Australia—Germany’s Strategic Pacific Partner

Germany strengthens its ties with Australia as its springboard for projection of power in the Pacific.

Students of Bible prophecy are aware that in the latter days a northern power is set to spread its imperial reign “south and east” and ultimately into Jerusalem (Daniel 8:9).

In 1995 Australia and Germany signed the Australia-Germany Partnership 2000 Action Plan. This agreement, vigorously supported by Australia’s prime minister at the time, Paul Keating, and the then German Chancellor Helmut Kohl, mapped out Germany’s future in Australia.

The Germans wanted to use the Western outpost of Australia as their regional headquarters of operations, in a cash-for-power-base deal. To Australian leaders, the deal sounded almost too good to be true. Sorely in need of foreign capital investment, like a kid in a candy store they agreed to the deal.

As a result, German investment in Australia more than doubled between 1995 and 1997. Germany began to flood Australia with goods and services, becoming the country’s third-largest importer behind the United States and Japan.

Then, in February 1999, German Foreign Minister Joschka Fischer, in cooperation with Australia’s Liberal-National government, revised the Australia-Germany Partnership 2000 Action Plan, expanding economic relations between the two countries significantly. The revamped deal covered a huge array of industries, from trade, investment, tourism, education, the environment and science to technology, culture and the arts.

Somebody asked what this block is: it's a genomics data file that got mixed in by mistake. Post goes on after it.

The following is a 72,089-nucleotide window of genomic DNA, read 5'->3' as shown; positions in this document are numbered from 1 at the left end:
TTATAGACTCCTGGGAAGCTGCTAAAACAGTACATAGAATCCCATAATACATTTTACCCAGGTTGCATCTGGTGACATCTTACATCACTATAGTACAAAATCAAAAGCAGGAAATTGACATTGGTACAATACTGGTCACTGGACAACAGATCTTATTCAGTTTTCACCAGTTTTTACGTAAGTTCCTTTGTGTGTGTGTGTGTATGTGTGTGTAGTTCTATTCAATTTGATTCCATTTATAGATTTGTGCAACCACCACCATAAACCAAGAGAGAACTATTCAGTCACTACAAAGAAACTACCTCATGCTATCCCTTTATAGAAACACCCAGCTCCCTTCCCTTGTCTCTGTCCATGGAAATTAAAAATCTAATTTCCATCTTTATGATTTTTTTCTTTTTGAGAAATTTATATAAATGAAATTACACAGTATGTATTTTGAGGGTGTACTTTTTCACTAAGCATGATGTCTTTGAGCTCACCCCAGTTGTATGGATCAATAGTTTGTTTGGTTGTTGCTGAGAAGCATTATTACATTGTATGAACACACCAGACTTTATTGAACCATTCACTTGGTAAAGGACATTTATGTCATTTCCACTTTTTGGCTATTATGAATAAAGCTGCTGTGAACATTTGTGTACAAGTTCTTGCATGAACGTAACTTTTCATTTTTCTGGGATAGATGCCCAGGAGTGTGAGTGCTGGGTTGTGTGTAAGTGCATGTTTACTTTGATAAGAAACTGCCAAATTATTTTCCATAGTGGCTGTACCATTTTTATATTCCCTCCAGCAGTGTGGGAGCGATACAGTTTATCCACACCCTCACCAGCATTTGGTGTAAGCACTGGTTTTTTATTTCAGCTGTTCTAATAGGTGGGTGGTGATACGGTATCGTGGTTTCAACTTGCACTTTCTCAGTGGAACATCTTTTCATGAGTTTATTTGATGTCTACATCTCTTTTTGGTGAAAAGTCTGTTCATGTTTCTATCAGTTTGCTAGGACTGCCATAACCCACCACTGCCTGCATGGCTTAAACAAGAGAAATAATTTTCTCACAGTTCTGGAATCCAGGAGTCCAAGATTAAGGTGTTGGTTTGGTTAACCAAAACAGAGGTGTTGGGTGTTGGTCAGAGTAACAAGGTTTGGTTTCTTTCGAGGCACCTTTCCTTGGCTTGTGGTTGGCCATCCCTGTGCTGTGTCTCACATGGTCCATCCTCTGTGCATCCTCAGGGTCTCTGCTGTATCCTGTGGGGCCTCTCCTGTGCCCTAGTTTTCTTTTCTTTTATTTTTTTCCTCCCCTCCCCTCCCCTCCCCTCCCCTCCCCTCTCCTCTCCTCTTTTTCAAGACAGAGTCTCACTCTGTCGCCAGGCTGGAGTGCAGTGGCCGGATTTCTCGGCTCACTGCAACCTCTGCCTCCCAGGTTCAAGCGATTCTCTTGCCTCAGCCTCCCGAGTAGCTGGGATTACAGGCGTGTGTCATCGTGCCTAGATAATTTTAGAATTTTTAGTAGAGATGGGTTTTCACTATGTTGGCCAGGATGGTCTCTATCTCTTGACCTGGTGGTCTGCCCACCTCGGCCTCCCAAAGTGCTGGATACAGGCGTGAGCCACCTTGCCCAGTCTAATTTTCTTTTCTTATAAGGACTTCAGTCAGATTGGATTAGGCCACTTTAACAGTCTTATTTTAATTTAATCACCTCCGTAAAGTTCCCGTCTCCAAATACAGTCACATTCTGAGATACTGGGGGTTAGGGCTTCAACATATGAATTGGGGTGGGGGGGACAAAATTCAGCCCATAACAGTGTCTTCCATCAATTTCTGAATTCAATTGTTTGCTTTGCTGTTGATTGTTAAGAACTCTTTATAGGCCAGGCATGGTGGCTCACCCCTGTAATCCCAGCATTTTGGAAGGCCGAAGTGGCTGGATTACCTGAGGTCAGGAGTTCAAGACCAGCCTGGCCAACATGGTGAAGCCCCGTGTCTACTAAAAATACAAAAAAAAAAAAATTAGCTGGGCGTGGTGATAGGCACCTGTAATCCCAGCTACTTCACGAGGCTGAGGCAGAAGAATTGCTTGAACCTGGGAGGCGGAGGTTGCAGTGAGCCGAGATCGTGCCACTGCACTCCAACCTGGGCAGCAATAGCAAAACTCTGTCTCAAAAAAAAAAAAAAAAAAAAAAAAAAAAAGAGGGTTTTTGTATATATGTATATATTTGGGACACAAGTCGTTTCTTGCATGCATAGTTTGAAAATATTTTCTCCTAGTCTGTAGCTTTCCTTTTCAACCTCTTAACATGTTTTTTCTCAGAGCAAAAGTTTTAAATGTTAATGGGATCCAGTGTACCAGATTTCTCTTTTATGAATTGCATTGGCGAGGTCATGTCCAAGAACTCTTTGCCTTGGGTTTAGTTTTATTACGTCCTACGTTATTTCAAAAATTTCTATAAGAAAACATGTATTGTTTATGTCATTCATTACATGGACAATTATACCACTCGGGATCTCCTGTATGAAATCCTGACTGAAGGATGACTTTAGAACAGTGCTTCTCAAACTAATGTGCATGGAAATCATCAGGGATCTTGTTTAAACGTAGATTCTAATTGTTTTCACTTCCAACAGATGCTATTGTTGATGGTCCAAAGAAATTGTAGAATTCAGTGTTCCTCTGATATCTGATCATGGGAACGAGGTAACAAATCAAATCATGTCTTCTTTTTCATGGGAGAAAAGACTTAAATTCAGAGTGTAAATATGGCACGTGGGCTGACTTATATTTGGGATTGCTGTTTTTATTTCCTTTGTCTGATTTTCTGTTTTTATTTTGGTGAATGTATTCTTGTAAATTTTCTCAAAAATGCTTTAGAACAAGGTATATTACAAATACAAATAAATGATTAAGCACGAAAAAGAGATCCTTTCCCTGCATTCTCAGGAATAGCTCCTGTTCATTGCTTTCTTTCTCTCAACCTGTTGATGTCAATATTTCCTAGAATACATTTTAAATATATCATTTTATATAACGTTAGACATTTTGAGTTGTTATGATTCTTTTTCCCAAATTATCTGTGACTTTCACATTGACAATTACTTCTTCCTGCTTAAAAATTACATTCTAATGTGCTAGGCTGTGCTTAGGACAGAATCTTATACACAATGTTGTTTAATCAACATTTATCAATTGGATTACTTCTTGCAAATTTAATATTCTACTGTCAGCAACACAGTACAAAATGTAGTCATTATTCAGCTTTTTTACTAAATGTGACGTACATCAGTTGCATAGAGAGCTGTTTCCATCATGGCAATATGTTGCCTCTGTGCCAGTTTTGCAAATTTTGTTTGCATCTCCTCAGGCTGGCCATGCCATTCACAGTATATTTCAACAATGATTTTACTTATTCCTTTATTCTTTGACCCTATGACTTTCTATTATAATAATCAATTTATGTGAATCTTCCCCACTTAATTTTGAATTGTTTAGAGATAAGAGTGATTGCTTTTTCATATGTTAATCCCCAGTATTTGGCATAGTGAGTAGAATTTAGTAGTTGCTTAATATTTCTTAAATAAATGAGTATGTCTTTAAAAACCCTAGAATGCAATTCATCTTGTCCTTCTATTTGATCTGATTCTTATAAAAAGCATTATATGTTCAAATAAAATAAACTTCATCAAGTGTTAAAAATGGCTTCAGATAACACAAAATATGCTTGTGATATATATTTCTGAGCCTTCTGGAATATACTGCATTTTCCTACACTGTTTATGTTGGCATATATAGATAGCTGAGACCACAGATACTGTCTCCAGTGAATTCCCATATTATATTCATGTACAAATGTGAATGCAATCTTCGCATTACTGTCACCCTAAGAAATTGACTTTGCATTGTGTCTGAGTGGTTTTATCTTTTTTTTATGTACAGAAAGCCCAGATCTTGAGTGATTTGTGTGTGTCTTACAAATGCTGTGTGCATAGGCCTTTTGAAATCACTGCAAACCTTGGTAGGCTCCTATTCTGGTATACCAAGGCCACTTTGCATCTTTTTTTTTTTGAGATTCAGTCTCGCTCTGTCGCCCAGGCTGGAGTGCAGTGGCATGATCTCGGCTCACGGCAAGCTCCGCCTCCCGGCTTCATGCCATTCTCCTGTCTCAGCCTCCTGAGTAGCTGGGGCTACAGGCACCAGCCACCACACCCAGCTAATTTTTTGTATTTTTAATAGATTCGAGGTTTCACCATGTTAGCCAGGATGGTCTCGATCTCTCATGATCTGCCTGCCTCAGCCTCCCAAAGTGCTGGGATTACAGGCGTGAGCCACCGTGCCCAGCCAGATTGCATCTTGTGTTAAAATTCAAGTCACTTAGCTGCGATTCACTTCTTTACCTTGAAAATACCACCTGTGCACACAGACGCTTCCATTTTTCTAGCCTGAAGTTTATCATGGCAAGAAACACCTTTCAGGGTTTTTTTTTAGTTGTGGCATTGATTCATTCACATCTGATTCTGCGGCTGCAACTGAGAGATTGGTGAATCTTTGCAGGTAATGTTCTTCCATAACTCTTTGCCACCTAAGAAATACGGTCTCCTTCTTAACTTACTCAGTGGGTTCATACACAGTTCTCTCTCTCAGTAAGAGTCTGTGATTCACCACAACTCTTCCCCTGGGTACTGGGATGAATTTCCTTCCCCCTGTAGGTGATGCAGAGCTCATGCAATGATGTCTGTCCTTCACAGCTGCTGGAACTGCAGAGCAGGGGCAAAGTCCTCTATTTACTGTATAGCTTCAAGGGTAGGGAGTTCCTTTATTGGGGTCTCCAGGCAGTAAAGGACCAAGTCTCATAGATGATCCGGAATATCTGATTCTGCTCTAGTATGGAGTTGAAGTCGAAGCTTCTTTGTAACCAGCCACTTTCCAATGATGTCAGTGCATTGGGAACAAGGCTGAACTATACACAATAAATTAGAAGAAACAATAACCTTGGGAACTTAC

As time progressed, Thyssen, Daimler-Benz, Hochtief, Lurgi, Bilfinger, Berger, VDO, Hoechst, Siemens and Hella all created networks of partnerships throughout the country, and the German airline Lufthansa established its Asian booking headquarters in Melbourne.

So it is that, using its classic postwar tactic, Germany first established a dependency by Australia on the provision of needed services and sources of capital and trade, only to then turn to the real motivation behind such moves, which is to establish a strategic platform from which to extend its political influence throughout a wider region.

Berlin is preparing itself for the decentralization of world politics from the Atlantic to the Pacific and is strengthening its position in Australia. The land is a ‘strategic trampoline into the Asian-Pacific room,’ explained Foreign Minister Guido Westerwelle while signing a ‘declaration of intent on a strategic partnership’ with Canberra at the beginning of this week in Berlin.

The ‘strategic partnership’ will make it possible for Germany to take much more influence over Australia than before in the immediate environment of the unbroken rising People’s Republic of China and so play a more active role in future central conflicts between the West and Beijing. This document includes references to specifically military and political measures in the planning for a ‘strategic partnership’” (, January 31; translation ours).

Full article: Australia—Germany’s Strategic Pacific Partner (The Trumpet)

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